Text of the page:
Medical TricorderStar Trek fans, there may be some big money in your passion for phasers, tribbles and Seven of Nine. Or maybe in being as much tech as Trek. Qualcomm and the X Prize Foundation have teamed up for a competition offering $10 million to a team that makes a genuine, working model of the medical tricorder of Star Trek fame. The X Prize Foundation bills itself as "the leading nonprofit organization solving the world's grand challenges of our time by creating and managing large-scale, global incentivized competitions." And this isn't chip maker Qualcomm's first foray into mobile health technology. One of its previous experiments was the Pill Phone which sent people reminder alerts when it was time to take their medication. The tricorder announcement says the competition will "bring together experts in technology usability, wireless sensors, cloud computing and mobile health to accelerate the convergence of these fields."
The $10 million top prize will be awarded to the team that develops a mobile platform that most accurately diagnoses a set of 15 diseases across 30 consumers in three days. Teams must also deliver this information in a way that provides a compelling consumer experience while capturing real-time, critical health metrics such as blood pressure, respiratory rate and temperature. The winning solutions will enable consumers in any location to quickly and effectively assess health conditions, determine if they need professional help and answer the question, “What do I do next?” when it comes to their health.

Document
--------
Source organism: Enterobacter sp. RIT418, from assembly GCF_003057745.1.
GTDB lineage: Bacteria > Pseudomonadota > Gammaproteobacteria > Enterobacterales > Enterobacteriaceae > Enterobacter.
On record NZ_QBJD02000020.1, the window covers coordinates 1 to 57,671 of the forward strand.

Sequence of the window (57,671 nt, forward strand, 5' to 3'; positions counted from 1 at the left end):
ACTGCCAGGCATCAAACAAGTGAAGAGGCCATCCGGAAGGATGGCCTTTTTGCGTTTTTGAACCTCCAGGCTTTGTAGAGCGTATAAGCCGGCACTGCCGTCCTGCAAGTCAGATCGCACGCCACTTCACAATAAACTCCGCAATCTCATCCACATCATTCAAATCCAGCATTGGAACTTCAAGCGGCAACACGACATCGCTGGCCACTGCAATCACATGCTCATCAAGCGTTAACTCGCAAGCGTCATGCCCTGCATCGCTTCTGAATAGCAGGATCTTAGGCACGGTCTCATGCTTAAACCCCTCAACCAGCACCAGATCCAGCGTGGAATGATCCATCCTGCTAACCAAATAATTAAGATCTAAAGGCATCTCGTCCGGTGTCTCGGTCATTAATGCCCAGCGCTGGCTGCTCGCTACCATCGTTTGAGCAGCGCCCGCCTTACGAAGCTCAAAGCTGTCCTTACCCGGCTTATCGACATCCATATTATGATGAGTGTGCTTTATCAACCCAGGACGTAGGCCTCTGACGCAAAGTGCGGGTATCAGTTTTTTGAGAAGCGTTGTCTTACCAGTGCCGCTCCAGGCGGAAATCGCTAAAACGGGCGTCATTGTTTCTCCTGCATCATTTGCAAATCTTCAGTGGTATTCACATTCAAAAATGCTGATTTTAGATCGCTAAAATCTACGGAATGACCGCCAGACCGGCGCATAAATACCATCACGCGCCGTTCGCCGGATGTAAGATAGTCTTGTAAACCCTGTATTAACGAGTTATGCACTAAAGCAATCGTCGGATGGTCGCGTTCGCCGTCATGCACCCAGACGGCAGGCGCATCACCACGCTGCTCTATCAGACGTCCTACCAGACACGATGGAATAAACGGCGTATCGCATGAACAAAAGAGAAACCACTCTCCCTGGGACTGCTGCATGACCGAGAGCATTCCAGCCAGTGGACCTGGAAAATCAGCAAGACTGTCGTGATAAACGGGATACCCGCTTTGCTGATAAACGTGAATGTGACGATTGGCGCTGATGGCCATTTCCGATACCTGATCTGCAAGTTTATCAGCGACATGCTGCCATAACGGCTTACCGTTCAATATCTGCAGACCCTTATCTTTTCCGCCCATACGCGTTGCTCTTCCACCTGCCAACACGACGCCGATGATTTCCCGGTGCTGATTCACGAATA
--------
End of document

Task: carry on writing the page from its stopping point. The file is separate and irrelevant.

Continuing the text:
The winning device will make this diagnosis even without a medical professional present.
Ultimately, this tool will collect large volumes of data from ongoing measurement of health states through a combination of wireless sensors, imaging technologies and portable, non-invasive laboratory replacements.
And the winner must "diagnose patients better than or equal to a panel of board certified physicians.” Given that personalized medical treatment is among the predictions of 2012's main technology thrusts, packaging this kind of capability into a mobile device will be quite the trick. Think you can do it? Sign up here. Photo: Tomographyblog